Mobile technology in the classroom is now a reality, and if your school hasn’t yet implemented a mobile device learning policy, now’s the time. Schools across the globe are embracing ‘Bring Your Own Device’ or BYOD to harness the benefits the connected classroom offers. BYOD entails the use of multiple devices, ranging from smartphones, laptops, iPads and tablets that are then brought from home to school, and connected to the school’s wireless network. As BYOD in education becomes more widespread, we’ll explore the benefits and challenges associated with the ‘Bring Your Own Device’ (BYOD) strategy:
There are several advantages to implementing a BYOD strategy into your classrooms.
Since today’s learners are already using mobile devices outside of the classroom, incorporating the very devices that they’re able to use and eradicates the need to train learners to use a different device or operating system. Importantly, it gives them a sense of ownership and autonomy. What’s more, because learners are already familiar with the device in question, they are more likely to engage with learning material if they can do so on the device of their choosing. When integrated with the necessary infrastructure and a clear mobile device use policy, students and teachers benefit from an increase in both productivity and efficiency, says this article from NEN – The Education Network. BYOD in education has given rise to the “flipped classroom”, reports NEN which is defined by Wikipedia as: “any use of technology to leverage the learning in a classroom, so a teacher can spend more time interacting with students instead of lecturing”. Notably, making use of BYOD in education – as opposed to the 1:1 mobile device strategy – is financially appealing to schools who’re already working with limited budgets. As the onus to pay for the device falls on the parents or students, there’s no hefty initial investment required.
On the flipside of the coin, there are several challenges associated with incorporating BYOD in education.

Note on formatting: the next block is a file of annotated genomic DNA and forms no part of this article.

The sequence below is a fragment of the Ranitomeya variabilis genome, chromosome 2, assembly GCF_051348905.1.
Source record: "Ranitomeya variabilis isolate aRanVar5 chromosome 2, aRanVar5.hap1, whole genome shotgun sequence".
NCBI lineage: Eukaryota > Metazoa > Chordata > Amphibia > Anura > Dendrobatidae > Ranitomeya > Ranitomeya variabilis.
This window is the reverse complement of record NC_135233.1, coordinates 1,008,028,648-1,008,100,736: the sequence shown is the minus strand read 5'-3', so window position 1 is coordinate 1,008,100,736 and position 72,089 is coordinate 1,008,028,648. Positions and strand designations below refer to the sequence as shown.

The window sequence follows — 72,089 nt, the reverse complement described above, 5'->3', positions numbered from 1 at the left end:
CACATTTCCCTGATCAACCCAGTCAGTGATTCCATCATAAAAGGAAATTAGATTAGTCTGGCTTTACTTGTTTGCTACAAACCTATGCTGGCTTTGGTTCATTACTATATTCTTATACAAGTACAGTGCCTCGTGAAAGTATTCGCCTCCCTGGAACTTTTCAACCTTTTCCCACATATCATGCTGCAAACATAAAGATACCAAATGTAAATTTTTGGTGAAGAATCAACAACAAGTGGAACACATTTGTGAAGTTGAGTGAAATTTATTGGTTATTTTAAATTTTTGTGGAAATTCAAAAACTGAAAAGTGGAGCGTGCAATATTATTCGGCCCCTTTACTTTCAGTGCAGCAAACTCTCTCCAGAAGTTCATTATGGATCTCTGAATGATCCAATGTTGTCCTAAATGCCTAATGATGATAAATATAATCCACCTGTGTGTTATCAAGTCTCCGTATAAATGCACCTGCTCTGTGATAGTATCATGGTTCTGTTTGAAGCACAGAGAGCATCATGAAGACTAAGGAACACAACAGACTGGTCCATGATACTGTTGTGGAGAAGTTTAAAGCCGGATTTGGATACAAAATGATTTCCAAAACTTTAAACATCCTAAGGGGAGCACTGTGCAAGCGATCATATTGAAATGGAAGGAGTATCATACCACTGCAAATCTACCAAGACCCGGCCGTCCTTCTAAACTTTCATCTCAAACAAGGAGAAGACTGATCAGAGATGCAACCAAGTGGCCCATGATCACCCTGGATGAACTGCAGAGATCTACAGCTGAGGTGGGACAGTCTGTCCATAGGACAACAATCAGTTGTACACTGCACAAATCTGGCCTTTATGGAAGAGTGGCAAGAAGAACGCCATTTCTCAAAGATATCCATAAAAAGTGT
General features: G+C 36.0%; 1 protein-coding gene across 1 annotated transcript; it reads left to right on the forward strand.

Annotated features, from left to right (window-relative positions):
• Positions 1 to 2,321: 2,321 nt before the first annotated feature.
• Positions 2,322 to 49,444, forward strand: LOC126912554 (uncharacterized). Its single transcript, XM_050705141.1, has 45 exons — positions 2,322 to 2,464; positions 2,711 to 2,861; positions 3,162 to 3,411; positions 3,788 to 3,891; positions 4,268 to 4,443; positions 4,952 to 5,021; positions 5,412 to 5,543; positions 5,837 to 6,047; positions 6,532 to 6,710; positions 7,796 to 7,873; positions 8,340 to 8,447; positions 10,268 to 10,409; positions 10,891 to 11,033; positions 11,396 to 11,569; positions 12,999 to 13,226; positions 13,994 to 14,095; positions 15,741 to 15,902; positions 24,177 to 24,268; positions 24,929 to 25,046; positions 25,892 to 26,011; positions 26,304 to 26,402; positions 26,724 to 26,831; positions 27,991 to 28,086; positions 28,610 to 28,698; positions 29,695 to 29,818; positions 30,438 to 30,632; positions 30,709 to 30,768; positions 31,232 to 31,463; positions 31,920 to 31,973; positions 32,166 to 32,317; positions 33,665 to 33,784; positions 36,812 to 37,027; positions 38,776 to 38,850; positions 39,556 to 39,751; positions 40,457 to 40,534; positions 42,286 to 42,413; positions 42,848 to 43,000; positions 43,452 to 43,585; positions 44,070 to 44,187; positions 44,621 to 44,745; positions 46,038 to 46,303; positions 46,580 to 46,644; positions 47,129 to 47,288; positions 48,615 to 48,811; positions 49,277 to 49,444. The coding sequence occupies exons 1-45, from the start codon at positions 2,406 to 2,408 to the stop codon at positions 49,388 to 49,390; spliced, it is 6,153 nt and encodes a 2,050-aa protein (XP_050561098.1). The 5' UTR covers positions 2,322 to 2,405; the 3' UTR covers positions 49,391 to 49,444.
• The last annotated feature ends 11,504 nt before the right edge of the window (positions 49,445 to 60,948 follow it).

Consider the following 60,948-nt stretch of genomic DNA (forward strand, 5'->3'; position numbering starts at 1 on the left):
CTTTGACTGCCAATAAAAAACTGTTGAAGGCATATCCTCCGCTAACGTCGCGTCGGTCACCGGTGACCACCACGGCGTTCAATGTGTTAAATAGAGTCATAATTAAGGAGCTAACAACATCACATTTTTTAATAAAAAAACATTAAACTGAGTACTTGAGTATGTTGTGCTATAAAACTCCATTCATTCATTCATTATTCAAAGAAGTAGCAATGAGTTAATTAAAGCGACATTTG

While BYOD requires no once-off financial investment in hundreds of devices, it does call for the installation of infrastructure and IT resources that can support multiple devices running on multiple operating systems simultaneously. This requires time, a dedicated budget, and a team of IT professionals who’re willing to spend time with teachers and students as they grapple with multiple issues on multiple devices. Perhaps one of the most frustrating challenges brought about by BYOD in education is the fact that teachers are the first point of call when devices play up or fail to work. Uncharged laptops or tablets that won’t sync can hinder or delay a teaching schedule – not to mention frustrate already-frazzled educators. In addition, ensuring that students aren’t exposed to unsuitable or potentially harmful content and interactions during school hours calls for a robust mobile device usage policy. While utilising BYOD in education has many benefits, the real-life ramifications of managing, storing and syncing multiple devices can become an added burden if schools are insufficiently equipped.
As Tim Panagos, from app-creation company Point.io, writing for Wired.com posits: “Today it would be unthinkable not to teach children how to read and to write… By the end of the decade, it will be considered just as unthinkable to deprive children of their computational tools for the very same reasoning as we apply to writing…”. Effectively deploying BYOD in education then, is a necessity.